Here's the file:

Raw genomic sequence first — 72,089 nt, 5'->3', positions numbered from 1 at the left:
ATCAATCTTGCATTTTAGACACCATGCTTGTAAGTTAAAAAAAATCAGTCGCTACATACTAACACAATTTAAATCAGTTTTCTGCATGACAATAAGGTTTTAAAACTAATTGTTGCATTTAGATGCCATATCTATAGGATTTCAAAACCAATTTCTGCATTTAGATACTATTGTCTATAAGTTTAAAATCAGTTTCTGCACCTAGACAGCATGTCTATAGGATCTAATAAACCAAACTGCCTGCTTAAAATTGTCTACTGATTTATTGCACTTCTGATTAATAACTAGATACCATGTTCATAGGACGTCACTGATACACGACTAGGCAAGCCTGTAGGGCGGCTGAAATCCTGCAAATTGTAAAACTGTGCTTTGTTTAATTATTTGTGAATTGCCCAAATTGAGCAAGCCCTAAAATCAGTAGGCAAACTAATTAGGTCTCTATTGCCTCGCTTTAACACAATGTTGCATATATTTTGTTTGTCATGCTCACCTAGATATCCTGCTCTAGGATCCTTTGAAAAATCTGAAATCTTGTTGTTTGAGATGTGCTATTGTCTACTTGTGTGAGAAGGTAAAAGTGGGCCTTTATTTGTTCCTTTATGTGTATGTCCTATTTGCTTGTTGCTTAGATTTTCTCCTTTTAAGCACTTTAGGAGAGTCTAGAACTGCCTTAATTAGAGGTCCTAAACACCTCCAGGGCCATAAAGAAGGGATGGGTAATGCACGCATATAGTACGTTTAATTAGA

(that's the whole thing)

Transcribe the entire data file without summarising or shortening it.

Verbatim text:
Raw genomic sequence first — 72,089 nt, 5'->3', positions numbered from 1 at the left:
ATCAATCTTGCATTTTAGACACCATGCTTGTAAGTTAAAAAAAATCAGTCGCTACATACTAACACAATTTAAATCAGTTTTCTGCATGACAATAAGGTTTTAAAACTAATTGTTGCATTTAGATGCCATATCTATAGGATTTCAAAACCAATTTCTGCATTTAGATACTATTGTCTATAAGTTTAAAATCAGTTTCTGCACCTAGACAGCATGTCTATAGGATCTAATAAACCAAACTGCCTGCTTAAAATTGTCTACTGATTTATTGCACTTCTGATTAATAACTAGATACCATGTTCATAGGACGTCACTGATACACGACTAGGCAAGCCTGTAGGGCGGCTGAAATCCTGCAAATTGTAAAACTGTGCTTTGTTTAATTATTTGTGAATTGCCCAAATTGAGCAAGCCCTAAAATCAGTAGGCAAACTAATTAGGTCTCTATTGCCTCGCTTTAACACAATGTTGCATATATTTTGTTTGTCATGCTCACCTAGATATCCTGCTCTAGGATCCTTTGAAAAATCTGAAATCTTGTTGTTTGAGATGTGCTATTGTCTACTTGTGTGAGAAGGTAAAAGTGGGCCTTTATTTGTTCCTTTATGTGTATGTCCTATTTGCTTGTTGCTTAGATTTTCTCCTTTTAAGCACTTTAGGAGAGTCTAGAACTGCCTTAATTAGAGGTCCTAAACACCTCCAGGGCCATAAAGAAGGGATGGGTAATGCACGCATATAGTACGTTTAATTAGA